By PATRICIA V. RIVERA / The Dallas Morning News
"Nursing. It's Real. It's Life."
That's the tag line for a campaign launched this month to counter stereotypes that dissuade students from considering a career in nursing.
Nurses for a Healthier Tomorrow, a coalition of 32 nursing and health care organizations, turned to an advertising agency and a public relations firm to tailor perceptions of a profession facing a shortage.
"People tend to have one visual image of nurses. The campaign will inform young people and people of all ages about the many opportunities in nursing," said Margaret Martin, director of patient care resources at Presbyterian Hospital of Dallas.
JWT Specialized Communications, part of the J. Walter Thompson ad agency, is managing the campaign as a service project. The firm developed the theme by interviewing 1,800 American schoolchildren in 10 cities, including Dallas. The results: Kids viewed nursing as a scary, stressful, dead-end career with bad hours and a tacky uniform.
"The perceptions weren't real. We wanted to show them that it wasn't just grunt work and changing bedpans," said Jay Kleinman, director of JWT's consulting group in Dallas.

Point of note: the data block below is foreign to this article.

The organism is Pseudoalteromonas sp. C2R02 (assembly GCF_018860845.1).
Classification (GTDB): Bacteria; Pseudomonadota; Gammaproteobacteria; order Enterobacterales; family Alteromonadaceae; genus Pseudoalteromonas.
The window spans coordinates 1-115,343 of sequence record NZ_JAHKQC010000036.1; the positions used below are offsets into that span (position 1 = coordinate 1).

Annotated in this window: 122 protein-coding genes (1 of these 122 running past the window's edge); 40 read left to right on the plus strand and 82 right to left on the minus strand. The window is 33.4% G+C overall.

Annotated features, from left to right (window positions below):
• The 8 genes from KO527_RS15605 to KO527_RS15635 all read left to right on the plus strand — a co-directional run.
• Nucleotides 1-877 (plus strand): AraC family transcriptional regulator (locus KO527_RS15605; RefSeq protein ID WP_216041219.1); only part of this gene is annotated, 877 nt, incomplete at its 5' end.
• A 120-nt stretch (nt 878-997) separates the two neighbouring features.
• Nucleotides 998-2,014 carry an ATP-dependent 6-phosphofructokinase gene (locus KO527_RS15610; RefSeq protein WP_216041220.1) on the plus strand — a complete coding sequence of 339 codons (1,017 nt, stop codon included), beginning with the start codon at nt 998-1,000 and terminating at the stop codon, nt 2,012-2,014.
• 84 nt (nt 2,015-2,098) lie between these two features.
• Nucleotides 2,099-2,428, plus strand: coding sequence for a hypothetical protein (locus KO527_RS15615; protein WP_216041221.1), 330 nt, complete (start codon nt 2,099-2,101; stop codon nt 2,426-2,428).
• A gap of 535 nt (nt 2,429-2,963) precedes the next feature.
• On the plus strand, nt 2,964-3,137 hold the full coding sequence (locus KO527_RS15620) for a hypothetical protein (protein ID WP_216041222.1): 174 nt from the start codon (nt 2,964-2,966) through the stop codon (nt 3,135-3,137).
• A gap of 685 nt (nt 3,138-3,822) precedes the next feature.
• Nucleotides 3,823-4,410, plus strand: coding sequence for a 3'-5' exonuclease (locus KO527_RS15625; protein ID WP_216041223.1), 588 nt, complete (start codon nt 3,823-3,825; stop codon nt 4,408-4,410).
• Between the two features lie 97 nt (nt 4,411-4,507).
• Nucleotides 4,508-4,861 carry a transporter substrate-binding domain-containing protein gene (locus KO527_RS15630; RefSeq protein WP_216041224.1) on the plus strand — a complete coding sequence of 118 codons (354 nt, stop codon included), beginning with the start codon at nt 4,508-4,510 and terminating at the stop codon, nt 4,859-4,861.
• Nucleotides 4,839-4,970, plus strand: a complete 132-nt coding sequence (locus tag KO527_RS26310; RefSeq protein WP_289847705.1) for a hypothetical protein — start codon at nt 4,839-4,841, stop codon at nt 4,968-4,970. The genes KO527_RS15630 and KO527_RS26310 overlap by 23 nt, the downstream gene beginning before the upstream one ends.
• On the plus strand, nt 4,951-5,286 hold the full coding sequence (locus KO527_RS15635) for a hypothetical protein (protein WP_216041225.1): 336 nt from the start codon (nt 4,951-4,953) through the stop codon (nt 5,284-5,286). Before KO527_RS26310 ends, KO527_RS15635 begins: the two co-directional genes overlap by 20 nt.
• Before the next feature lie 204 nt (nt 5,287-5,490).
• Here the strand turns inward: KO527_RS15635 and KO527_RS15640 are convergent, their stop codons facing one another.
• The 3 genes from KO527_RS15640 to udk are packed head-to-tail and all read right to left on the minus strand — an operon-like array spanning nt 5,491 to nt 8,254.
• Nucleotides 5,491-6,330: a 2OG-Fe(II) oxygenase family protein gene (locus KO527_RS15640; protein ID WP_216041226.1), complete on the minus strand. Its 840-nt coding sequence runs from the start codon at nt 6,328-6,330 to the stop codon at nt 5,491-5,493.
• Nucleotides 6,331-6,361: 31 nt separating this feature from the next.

A series of seven print advertisements and a television public service announcement attempt to improve the image of nursing while encouraging students to enter the profession. The ads feature nurses as lobbyists, caregivers, and researchers.
Two nurses featured in the national campaign have strong ties to Texas. Sharon Brigner, a senior health policy analyst for the National Committee to Preserve Social Security and Medicare in Washington, D.C., studied at Texas Woman's University.
Aurora Hernandez, a nurse who is enrolled in a bachelor's degree program in nursing at Georgetown University, grew up in Uvalde, Texas. She decided to be a nurse while growing up as a child of migrant workers. During the growing season, she and her family often moved around. She has experienced the struggles of workers in receiving health care.
Sonja Popp-Stahly, a public relations specialist with Nurses for a Healthier Tomorrow, said the coalition is still looking for sponsors to purchase space for print ads. The 30-second public service announcement has already been distributed to 200 stations throughout the nation, including KDAF-TV (Channel 33) in Dallas.